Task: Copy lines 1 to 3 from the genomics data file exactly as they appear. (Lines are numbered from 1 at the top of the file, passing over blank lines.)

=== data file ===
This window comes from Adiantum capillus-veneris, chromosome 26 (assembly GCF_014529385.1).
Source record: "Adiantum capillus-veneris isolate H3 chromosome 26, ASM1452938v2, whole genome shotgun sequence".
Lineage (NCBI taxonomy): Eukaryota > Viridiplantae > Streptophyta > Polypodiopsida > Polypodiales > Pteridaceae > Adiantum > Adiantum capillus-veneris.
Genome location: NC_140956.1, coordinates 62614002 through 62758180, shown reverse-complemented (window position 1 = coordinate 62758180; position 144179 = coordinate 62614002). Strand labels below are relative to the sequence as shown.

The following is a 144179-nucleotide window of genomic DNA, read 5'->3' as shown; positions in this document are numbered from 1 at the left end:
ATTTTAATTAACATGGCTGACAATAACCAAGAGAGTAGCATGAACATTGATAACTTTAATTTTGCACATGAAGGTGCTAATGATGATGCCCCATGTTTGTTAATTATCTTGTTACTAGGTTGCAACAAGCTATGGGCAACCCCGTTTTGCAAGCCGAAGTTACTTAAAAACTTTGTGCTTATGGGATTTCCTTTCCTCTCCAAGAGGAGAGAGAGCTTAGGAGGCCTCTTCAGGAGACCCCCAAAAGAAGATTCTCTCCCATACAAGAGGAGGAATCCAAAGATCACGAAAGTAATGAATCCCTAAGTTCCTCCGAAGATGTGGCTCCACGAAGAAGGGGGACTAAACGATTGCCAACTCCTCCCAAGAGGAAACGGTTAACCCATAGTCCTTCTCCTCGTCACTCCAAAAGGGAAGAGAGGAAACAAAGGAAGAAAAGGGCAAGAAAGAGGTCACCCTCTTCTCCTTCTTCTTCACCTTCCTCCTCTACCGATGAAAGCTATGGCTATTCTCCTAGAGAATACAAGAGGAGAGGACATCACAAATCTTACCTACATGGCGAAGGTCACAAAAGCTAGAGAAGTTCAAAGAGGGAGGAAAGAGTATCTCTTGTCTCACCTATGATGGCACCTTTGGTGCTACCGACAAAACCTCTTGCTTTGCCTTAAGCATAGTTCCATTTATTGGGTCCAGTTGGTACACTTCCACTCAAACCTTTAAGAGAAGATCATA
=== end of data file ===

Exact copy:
This window comes from Adiantum capillus-veneris, chromosome 26 (assembly GCF_014529385.1).
Source record: "Adiantum capillus-veneris isolate H3 chromosome 26, ASM1452938v2, whole genome shotgun sequence".
Lineage (NCBI taxonomy): Eukaryota > Viridiplantae > Streptophyta > Polypodiopsida > Polypodiales > Pteridaceae > Adiantum > Adiantum capillus-veneris.